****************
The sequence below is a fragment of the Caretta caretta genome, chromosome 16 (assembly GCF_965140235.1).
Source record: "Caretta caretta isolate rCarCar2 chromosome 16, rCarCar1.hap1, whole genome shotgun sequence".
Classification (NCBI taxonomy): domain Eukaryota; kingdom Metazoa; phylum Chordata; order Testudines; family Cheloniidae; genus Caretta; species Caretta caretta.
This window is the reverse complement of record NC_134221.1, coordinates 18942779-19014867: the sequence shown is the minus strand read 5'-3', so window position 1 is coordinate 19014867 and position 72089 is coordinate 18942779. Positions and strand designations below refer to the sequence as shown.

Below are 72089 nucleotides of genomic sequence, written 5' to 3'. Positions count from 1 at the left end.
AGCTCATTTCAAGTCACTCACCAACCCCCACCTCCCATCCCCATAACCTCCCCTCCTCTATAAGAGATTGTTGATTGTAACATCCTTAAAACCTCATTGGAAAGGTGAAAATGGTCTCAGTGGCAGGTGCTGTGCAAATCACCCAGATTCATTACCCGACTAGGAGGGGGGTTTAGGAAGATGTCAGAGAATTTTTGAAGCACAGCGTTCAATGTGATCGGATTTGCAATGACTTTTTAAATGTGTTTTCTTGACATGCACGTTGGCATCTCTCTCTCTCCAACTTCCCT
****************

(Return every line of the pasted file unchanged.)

The sequence below is a fragment of the Caretta caretta genome, chromosome 16 (assembly GCF_965140235.1).
Source record: "Caretta caretta isolate rCarCar2 chromosome 16, rCarCar1.hap1, whole genome shotgun sequence".
Classification (NCBI taxonomy): domain Eukaryota; kingdom Metazoa; phylum Chordata; order Testudines; family Cheloniidae; genus Caretta; species Caretta caretta.
This window is the reverse complement of record NC_134221.1, coordinates 18942779-19014867: the sequence shown is the minus strand read 5'-3', so window position 1 is coordinate 19014867 and position 72089 is coordinate 18942779. Positions and strand designations below refer to the sequence as shown.

Below are 72089 nucleotides of genomic sequence, written 5' to 3'. Positions count from 1 at the left end.
AGCTCATTTCAAGTCACTCACCAACCCCCACCTCCCATCCCCATAACCTCCCCTCCTCTATAAGAGATTGTTGATTGTAACATCCTTAAAACCTCATTGGAAAGGTGAAAATGGTCTCAGTGGCAGGTGCTGTGCAAATCACCCAGATTCATTACCCGACTAGGAGGGGGGTTTAGGAAGATGTCAGAGAATTTTTGAAGCACAGCGTTCAATGTGATCGGATTTGCAATGACTTTTTAAATGTGTTTTCTTGACATGCACGTTGGCATCTCTCTCTCTCCAACTTCCCT